The Top 10 Greatest Stock Market Trades Ever
9. Shorting Black Monday – Paul Tudor Jones Result: $100 million profit Black Monday occurred in October 1987, but Paul Tudor Jones saw it coming well before that. “There will be some type of a decline, without a question, in the next 10, 20 months, and it will be earth-shaking; it will be saber-rattling.” -Paul […]
9. Shorting Black Monday – Paul Tudor Jones
Result: $100 million profit
Black Monday occurred in October 1987, but Paul Tudor Jones saw it coming well before that.
“There will be some type of a decline, without a question, in the next 10, 20 months, and it will be earth-shaking; it will be saber-rattling.”
-Paul Tudor Jones, early 1987
Tudor Jones cut his teeth on the trading floor in 1976, but despite a profitable few years he declared himself to be bored and enrolled at Harvard business school, only to pull out at the last minute to continue learning his craft trade by trade. Following a spell working for commodity broker Eli Tullis, he founded the Tudor Investment Group in 1980 quickly becoming a successful Macro fund manager.
In 1987 in a seemingly buoyant market, Tudor Jones started to spot a significant over-valuation in stocks. He and his co-workers at his Tudor Group, in particular his second in command, Peter Borish, spent hours huddled over graphs of the Wall Street crash of 1929, analysing the historical markets and sales data and noted direct comparisons to the 1929 markets preceding the infamous crash. With that information, they pulled off one of the greatest trades in Wall Street history.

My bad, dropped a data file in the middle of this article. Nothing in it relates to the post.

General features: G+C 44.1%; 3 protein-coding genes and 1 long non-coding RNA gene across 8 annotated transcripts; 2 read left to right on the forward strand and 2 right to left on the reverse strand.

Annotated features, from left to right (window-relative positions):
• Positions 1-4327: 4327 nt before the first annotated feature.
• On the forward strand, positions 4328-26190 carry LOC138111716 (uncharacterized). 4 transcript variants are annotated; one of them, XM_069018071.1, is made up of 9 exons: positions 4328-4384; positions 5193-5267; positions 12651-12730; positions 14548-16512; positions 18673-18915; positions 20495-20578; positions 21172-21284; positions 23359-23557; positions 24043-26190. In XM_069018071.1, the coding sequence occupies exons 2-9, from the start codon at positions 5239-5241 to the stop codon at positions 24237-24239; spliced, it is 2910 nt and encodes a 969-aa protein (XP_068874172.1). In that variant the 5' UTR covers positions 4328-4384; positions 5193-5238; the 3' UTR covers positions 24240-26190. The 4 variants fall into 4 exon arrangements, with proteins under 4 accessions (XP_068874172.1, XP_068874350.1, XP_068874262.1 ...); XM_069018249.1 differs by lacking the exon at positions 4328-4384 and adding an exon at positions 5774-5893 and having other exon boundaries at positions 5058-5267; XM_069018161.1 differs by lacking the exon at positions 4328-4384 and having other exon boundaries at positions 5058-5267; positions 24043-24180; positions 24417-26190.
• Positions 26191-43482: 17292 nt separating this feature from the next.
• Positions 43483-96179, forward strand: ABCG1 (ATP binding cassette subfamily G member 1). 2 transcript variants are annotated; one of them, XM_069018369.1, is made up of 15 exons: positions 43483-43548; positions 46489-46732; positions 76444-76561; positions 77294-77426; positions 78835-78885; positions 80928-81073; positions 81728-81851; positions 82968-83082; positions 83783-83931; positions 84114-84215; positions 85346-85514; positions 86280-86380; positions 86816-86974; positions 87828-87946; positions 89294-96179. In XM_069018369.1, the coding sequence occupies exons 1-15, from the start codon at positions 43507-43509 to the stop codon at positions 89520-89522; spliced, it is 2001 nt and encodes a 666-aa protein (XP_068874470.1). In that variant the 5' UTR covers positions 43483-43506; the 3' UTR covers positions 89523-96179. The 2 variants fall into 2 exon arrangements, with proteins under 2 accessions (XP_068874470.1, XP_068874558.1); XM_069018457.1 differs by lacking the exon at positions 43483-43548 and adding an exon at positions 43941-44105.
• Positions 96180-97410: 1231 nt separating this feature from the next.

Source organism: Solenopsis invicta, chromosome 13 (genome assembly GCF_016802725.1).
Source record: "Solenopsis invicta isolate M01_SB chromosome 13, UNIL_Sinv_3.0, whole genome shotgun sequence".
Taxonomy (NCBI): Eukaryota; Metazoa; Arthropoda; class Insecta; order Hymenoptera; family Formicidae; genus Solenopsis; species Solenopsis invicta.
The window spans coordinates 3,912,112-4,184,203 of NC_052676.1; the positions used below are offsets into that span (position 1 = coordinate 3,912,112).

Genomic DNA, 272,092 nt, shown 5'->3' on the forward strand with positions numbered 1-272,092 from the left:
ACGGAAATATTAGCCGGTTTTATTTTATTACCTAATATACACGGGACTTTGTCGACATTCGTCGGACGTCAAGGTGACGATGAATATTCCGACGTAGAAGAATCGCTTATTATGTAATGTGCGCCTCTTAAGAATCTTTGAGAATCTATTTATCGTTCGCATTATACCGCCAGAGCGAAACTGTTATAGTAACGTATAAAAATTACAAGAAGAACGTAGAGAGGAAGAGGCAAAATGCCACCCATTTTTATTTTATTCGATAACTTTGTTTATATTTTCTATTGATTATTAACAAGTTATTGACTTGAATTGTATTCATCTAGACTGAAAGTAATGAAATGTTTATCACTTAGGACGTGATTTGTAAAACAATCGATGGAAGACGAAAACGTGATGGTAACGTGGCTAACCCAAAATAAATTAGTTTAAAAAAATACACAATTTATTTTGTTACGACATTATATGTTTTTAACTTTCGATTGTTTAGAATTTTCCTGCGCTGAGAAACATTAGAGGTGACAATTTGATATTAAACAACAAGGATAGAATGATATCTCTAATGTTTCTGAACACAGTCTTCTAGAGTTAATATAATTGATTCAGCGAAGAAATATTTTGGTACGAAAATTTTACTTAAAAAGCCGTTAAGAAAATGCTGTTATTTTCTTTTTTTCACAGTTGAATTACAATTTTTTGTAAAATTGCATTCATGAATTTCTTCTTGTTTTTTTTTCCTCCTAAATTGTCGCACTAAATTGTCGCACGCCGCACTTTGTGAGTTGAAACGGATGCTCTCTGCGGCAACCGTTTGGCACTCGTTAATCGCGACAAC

Two weeks before that fateful October day in 1987, the Tudor Investment Group began positioning itself, trading against the market aggressively as the rest of Wall Street remained either oblivious or unprepared for the bubble to burst. By the close of business on the 19th October, the Dow Jones had dropped a whopping 22% in one day, breaking numerous records including its largest ever percentage drop at the time requiring the graphs used by television studies to be re-drawn with new lower limits. Tudor Jones walked away with $100 Million dollars and a reputation as one of the shrewdest traders around.
The trade became legend following the release of a PBS documentary ‘Trader’, a documentary following Tudor Jones throughout 1987. Tudor Jones hated the documentary so much that he reportedly demanded it be taken out of circulation and bought up as many copies of the VHS version as possible. Occasionally, it resurfaces online for a matter of hours before being quickly removed, but if you can find a copy, it remains a fascinating watch.
Unlike Livermore, Tudor Jones has continued his successes on the trading floor and is currently rated by Forbes as one of the Highest earning hedge fund managers in the world. Last reports put the assets managed by Tudor Jones over $18 billion.
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